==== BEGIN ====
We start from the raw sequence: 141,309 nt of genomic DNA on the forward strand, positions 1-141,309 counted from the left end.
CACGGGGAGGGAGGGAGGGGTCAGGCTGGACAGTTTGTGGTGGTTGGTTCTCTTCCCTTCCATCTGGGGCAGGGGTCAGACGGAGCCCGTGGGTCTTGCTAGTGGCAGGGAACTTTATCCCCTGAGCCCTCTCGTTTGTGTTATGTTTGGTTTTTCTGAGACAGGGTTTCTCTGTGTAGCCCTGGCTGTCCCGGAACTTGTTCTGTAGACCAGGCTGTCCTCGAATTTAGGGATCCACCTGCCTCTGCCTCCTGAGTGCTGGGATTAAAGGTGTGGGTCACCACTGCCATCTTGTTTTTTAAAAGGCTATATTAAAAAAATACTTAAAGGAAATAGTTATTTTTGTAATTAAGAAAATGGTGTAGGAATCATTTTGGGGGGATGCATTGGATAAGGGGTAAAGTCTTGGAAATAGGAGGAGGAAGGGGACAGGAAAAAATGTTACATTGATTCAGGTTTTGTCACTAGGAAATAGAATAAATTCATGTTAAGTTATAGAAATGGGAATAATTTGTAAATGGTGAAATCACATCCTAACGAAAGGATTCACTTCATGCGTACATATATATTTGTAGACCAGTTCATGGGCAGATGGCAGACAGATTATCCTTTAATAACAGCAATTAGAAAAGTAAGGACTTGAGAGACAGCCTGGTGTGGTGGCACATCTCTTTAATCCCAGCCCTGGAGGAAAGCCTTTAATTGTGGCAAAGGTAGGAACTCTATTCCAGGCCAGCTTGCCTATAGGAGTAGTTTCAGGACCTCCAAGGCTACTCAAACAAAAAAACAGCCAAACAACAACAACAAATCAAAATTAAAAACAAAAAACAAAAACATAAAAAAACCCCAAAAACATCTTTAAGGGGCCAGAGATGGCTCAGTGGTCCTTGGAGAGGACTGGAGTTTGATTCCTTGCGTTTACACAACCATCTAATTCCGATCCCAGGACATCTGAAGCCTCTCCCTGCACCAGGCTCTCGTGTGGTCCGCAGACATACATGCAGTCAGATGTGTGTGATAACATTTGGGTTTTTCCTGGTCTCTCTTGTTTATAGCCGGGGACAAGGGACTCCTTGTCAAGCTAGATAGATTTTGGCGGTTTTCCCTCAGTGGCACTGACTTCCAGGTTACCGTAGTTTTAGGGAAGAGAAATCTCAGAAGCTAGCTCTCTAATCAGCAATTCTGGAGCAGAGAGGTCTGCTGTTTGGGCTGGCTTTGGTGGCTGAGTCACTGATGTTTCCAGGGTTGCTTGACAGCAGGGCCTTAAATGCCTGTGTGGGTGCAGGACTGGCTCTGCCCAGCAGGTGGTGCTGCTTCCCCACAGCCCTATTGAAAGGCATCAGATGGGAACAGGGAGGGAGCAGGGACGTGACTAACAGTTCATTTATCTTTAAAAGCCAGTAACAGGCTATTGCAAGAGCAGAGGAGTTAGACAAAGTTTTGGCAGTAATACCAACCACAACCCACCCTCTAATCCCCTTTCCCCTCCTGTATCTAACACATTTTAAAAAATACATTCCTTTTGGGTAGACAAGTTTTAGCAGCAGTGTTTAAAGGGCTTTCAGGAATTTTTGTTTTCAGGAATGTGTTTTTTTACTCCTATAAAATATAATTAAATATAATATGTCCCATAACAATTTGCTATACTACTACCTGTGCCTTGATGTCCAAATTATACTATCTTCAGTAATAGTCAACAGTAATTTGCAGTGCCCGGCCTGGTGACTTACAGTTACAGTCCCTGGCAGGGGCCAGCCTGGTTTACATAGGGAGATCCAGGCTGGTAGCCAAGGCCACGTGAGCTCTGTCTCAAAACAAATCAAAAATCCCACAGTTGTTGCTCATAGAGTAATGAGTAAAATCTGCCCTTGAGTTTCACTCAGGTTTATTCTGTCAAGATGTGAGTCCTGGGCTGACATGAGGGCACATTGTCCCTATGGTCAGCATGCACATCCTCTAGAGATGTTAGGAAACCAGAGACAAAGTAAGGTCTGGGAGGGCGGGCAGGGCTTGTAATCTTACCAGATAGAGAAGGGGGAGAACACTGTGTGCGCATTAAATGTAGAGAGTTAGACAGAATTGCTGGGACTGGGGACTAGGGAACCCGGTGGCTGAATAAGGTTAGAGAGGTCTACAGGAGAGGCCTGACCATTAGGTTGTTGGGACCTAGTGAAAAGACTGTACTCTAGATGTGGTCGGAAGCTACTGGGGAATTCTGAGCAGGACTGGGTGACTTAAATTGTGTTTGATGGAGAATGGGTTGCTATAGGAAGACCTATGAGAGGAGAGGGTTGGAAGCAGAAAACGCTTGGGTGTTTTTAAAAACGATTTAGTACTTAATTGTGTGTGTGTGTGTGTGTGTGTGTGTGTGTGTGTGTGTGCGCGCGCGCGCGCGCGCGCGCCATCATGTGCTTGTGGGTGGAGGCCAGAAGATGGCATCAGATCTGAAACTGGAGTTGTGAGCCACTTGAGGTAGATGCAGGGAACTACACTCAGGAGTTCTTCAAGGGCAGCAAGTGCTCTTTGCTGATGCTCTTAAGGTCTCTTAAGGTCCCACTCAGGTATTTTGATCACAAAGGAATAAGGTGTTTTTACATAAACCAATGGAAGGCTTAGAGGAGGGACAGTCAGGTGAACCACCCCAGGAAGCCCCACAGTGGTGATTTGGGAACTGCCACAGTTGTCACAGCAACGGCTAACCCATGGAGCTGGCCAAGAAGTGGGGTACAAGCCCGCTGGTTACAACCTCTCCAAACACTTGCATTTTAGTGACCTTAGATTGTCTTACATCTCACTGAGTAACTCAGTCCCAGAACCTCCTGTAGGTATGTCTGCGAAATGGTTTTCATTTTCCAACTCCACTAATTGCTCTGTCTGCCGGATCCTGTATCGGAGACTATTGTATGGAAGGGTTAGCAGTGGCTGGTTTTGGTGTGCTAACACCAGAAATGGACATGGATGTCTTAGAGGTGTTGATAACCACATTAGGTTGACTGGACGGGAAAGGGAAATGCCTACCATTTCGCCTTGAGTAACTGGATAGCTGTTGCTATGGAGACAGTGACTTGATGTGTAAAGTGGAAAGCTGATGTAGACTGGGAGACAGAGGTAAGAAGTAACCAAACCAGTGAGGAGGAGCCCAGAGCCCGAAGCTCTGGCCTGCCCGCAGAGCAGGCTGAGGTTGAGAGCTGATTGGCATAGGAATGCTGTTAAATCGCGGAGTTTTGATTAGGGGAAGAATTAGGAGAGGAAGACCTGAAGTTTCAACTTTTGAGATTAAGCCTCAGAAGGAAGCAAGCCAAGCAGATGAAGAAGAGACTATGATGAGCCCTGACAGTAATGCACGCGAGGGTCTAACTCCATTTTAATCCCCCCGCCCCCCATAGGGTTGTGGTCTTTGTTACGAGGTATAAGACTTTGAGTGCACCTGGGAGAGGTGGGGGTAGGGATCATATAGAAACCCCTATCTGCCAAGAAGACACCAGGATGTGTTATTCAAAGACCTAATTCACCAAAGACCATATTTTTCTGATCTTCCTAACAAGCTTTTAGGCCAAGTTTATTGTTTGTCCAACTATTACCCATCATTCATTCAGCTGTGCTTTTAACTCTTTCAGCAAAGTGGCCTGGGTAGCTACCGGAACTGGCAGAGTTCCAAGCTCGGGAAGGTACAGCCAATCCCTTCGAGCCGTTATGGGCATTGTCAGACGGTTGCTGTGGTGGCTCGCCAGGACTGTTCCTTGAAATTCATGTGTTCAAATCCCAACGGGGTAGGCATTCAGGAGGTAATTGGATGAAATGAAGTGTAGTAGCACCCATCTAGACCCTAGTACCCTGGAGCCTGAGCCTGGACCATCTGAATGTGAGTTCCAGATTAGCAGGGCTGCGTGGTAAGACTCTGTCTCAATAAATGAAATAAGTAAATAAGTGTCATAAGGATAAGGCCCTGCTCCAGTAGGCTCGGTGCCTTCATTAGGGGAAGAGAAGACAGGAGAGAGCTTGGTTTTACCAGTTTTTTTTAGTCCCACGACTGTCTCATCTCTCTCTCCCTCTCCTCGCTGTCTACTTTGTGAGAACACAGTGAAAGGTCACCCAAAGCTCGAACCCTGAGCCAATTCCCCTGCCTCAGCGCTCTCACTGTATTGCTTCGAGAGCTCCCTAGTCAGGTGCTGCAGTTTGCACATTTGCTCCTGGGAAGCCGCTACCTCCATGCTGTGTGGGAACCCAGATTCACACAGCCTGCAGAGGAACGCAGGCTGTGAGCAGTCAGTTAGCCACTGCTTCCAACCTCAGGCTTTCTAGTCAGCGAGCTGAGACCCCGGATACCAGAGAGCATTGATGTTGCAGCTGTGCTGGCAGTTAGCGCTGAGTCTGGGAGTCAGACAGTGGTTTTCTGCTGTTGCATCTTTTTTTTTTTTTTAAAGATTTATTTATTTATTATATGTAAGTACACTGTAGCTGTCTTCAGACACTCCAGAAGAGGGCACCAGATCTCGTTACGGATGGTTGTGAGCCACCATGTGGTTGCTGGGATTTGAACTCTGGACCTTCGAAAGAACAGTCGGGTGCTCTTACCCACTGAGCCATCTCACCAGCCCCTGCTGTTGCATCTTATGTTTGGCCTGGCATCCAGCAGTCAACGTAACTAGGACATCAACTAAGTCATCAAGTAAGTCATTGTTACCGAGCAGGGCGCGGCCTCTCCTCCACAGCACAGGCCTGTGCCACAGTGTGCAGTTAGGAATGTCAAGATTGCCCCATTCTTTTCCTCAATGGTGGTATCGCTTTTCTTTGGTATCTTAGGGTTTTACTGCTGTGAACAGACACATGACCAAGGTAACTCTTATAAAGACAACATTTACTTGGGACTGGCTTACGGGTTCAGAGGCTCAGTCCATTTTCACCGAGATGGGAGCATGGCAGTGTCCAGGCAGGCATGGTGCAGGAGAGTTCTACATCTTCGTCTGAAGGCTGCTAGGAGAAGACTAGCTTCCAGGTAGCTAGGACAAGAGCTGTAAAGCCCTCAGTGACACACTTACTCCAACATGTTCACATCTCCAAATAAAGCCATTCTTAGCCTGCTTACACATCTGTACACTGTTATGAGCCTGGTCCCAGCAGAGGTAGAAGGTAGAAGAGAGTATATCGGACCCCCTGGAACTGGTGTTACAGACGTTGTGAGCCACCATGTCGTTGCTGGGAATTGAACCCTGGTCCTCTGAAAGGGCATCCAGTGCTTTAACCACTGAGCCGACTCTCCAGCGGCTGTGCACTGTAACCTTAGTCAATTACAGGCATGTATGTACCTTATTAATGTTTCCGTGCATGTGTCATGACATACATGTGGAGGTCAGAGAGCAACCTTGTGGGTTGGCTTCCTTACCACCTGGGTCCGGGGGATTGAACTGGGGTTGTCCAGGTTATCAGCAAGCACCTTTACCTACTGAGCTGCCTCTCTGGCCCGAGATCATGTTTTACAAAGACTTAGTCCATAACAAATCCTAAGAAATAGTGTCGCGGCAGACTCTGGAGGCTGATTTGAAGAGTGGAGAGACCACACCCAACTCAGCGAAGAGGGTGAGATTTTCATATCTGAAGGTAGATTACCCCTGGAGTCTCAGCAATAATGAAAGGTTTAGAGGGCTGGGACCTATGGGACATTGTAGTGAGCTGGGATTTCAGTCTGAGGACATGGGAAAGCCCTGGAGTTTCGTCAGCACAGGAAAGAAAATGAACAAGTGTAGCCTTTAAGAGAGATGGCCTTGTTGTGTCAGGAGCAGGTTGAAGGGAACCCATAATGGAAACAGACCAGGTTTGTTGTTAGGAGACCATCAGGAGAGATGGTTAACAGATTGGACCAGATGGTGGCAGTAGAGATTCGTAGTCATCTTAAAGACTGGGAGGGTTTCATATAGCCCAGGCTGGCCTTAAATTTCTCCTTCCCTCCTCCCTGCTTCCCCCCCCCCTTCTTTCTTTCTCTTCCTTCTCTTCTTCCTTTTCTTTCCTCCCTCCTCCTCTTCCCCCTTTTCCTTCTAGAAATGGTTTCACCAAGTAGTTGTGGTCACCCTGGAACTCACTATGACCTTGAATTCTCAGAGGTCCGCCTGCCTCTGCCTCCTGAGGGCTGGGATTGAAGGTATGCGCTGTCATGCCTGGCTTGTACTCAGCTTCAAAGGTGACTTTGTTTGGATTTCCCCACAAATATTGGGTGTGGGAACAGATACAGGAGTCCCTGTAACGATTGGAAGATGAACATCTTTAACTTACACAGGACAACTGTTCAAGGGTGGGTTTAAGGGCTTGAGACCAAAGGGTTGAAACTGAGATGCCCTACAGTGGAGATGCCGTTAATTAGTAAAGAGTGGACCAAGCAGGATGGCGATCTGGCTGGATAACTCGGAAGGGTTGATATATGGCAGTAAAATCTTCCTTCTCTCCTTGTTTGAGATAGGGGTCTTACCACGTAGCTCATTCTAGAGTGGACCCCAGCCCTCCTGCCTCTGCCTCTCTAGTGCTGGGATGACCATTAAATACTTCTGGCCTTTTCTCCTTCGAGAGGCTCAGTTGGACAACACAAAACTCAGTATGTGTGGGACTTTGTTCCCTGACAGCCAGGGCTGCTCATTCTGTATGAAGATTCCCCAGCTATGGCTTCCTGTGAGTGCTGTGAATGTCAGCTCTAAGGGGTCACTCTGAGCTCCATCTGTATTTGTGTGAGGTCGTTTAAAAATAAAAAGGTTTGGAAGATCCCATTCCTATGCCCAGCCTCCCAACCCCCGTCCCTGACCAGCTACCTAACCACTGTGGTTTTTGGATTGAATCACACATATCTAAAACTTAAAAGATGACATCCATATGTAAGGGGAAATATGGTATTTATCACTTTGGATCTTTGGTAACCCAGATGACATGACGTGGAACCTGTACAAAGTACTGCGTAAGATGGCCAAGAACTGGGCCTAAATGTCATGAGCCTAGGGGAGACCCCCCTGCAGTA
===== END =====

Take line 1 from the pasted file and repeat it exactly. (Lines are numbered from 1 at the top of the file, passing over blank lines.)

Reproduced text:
We start from the raw sequence: 141,309 nt of genomic DNA on the forward strand, positions 1-141,309 counted from the left end.